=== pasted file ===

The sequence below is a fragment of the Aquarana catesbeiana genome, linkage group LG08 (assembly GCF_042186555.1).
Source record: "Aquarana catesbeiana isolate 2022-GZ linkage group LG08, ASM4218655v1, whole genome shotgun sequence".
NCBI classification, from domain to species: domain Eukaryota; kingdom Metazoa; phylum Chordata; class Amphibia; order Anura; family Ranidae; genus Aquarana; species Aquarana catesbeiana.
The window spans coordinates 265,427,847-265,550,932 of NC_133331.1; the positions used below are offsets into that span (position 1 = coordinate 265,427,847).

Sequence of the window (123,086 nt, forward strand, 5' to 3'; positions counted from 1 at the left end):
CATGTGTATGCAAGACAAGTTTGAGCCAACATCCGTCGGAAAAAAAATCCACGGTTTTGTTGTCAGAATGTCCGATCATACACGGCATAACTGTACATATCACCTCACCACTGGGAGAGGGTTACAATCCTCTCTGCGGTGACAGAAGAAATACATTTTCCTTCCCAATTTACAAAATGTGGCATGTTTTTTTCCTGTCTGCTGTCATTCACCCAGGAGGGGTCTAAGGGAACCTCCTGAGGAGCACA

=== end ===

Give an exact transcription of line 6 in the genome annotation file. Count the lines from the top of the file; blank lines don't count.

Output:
CATGTGTATGCAAGACAAGTTTGAGCCAACATCCGTCGGAAAAAAAATCCACGGTTTTGTTGTCAGAATGTCCGATCATACACGGCATAACTGTACATATCACCTCACCACTGGGAGAGGGTTACAATCCTCTCTGCGGTGACAGAAGAAATACATTTTCCTTCCCAATTTACAAAATGTGGCATGTTTTTTTCCTGTCTGCTGTCATTCACCCAGGAGGGGTCTAAGGGAACCTCCTGAGGAGCACA